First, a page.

TIPA has converted rice waste into a tray designed for recyclability and home compostability – intended as an alternative to plastic and paper food packaging in line with upcoming restrictions on takeaway containers.

Set to package such products as fruits, vegetables, baked goods, and hot foods, the tray is made of pulp and can be disposed of via paper recycling streams or home compost bins. It is expected to cut down on emissions from burning agricultural waste and integrate seamlessly into local waste management systems.

Furthermore, the bio-based solution is reportedly GM-free and, due to its natural colour and texture, it is set to provide an ‘organic touch’ and visual appeal to customers’ product packaging. TIPA adds that the pack provides an extended shelf life, durability, and high performance.

As an alternative to both traditional plastic packaging and paper bags, the pack responds to a ban on polystyrene takeaway containers in England, Scotland, and now Wales. According to TIPA, the tray is intended as an environmentally conscious alternative for businesses to adhere to the new rules – thought to be capable of storing hot meals for up to 48 hours while fully decomposing at end-of-life.

The tray can now be purchased in the UK, Europe, USA, and Australia.

Daphna Nissenbaum, CEO and co-founder of TIPA, commented: “TIPA is focused on delivering innovative solutions to the plastic packaging crisis and our new product sets a benchmark for sustainability, combining both recyclability and composability.

“The new paddy straw tray gives incomes to farmers for agricultural waste, boosting the economy in communities who need it the most. Our new packaging gives brands surety by avoiding plastic packaging bans whilst being ethically resourced and sustainable.”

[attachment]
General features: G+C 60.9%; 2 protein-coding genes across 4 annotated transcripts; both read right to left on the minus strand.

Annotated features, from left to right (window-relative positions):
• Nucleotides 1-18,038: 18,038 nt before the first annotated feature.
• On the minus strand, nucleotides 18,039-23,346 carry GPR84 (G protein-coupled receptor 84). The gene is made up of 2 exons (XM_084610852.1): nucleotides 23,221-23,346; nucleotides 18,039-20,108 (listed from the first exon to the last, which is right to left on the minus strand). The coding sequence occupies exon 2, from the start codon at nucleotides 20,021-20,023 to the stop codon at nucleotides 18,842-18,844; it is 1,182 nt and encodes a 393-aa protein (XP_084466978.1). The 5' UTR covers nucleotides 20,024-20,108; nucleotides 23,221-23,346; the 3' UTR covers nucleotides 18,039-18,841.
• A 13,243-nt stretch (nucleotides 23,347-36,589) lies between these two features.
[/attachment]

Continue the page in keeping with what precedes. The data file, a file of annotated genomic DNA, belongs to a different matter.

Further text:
TIPA is a member of the UK’s Compostable Coalition alongside Tesco, M&S, WWF, and Ocado. It recently partnered with Ispak, setting its sights on bringing compostable packaging to the Turkish market and overcoming plastic pollution.

Last year’s Sustainability Awards saw Green Monday nominated as a finalist in the Renewable Materials category for its Omnifoods Home Compostable Trays made of sugarcane bagasse and bamboo fibre.

Meanwhile, Holmen Iggesund has revealed a 30-gsm version of its fibre-based, PET-coated ready-made meal trays; these are designed to remove over 25% of plastic content from its previous design.

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Also, if you’re interested in packaging sustainability, you will want to attend our Sustainable Packaging Summit in Amsterdam on 14-15 November. The Summit brings together leaders and pioneers from across the industry to align strategically, learn, network, and create a critical mass to accelerate change. You can learn more by clicking here, and you can buy a ticket to attend here.